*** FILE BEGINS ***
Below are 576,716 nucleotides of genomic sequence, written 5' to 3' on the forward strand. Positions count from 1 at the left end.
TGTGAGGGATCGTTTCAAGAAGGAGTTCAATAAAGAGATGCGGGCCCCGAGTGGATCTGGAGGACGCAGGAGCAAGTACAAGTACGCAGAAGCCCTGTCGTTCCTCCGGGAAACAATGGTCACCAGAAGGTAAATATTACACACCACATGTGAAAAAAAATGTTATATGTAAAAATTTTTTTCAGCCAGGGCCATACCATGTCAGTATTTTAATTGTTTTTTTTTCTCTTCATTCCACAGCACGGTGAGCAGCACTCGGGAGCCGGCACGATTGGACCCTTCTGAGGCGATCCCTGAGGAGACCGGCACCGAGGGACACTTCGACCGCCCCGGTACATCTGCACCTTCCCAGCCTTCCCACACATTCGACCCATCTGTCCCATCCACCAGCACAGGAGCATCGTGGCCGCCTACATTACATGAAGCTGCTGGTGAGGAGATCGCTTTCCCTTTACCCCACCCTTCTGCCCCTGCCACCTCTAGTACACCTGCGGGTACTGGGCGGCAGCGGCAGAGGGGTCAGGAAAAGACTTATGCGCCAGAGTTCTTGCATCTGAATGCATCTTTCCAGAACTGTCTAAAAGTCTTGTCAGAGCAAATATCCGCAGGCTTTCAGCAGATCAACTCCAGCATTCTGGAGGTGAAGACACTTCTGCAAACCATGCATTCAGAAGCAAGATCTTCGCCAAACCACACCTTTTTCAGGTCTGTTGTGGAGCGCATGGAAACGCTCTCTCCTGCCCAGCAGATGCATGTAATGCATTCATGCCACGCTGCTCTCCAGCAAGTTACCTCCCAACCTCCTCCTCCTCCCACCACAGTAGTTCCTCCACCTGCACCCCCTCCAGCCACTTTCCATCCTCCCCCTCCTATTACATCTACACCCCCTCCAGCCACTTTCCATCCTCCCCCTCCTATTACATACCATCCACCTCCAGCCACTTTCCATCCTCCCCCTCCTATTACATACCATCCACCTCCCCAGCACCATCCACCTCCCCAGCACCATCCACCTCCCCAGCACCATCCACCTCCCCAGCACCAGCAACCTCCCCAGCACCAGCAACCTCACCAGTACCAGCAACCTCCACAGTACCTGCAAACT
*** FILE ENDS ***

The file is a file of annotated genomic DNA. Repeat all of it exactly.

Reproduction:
Below are 576,716 nucleotides of genomic sequence, written 5' to 3' on the forward strand. Positions count from 1 at the left end.
TGTGAGGGATCGTTTCAAGAAGGAGTTCAATAAAGAGATGCGGGCCCCGAGTGGATCTGGAGGACGCAGGAGCAAGTACAAGTACGCAGAAGCCCTGTCGTTCCTCCGGGAAACAATGGTCACCAGAAGGTAAATATTACACACCACATGTGAAAAAAAATGTTATATGTAAAAATTTTTTTCAGCCAGGGCCATACCATGTCAGTATTTTAATTGTTTTTTTTTCTCTTCATTCCACAGCACGGTGAGCAGCACTCGGGAGCCGGCACGATTGGACCCTTCTGAGGCGATCCCTGAGGAGACCGGCACCGAGGGACACTTCGACCGCCCCGGTACATCTGCACCTTCCCAGCCTTCCCACACATTCGACCCATCTGTCCCATCCACCAGCACAGGAGCATCGTGGCCGCCTACATTACATGAAGCTGCTGGTGAGGAGATCGCTTTCCCTTTACCCCACCCTTCTGCCCCTGCCACCTCTAGTACACCTGCGGGTACTGGGCGGCAGCGGCAGAGGGGTCAGGAAAAGACTTATGCGCCAGAGTTCTTGCATCTGAATGCATCTTTCCAGAACTGTCTAAAAGTCTTGTCAGAGCAAATATCCGCAGGCTTTCAGCAGATCAACTCCAGCATTCTGGAGGTGAAGACACTTCTGCAAACCATGCATTCAGAAGCAAGATCTTCGCCAAACCACACCTTTTTCAGGTCTGTTGTGGAGCGCATGGAAACGCTCTCTCCTGCCCAGCAGATGCATGTAATGCATTCATGCCACGCTGCTCTCCAGCAAGTTACCTCCCAACCTCCTCCTCCTCCCACCACAGTAGTTCCTCCACCTGCACCCCCTCCAGCCACTTTCCATCCTCCCCCTCCTATTACATCTACACCCCCTCCAGCCACTTTCCATCCTCCCCCTCCTATTACATACCATCCACCTCCAGCCACTTTCCATCCTCCCCCTCCTATTACATACCATCCACCTCCCCAGCACCATCCACCTCCCCAGCACCATCCACCTCCCCAGCACCATCCACCTCCCCAGCACCAGCAACCTCCCCAGCACCAGCAACCTCACCAGTACCAGCAACCTCCACAGTACCTGCAAACT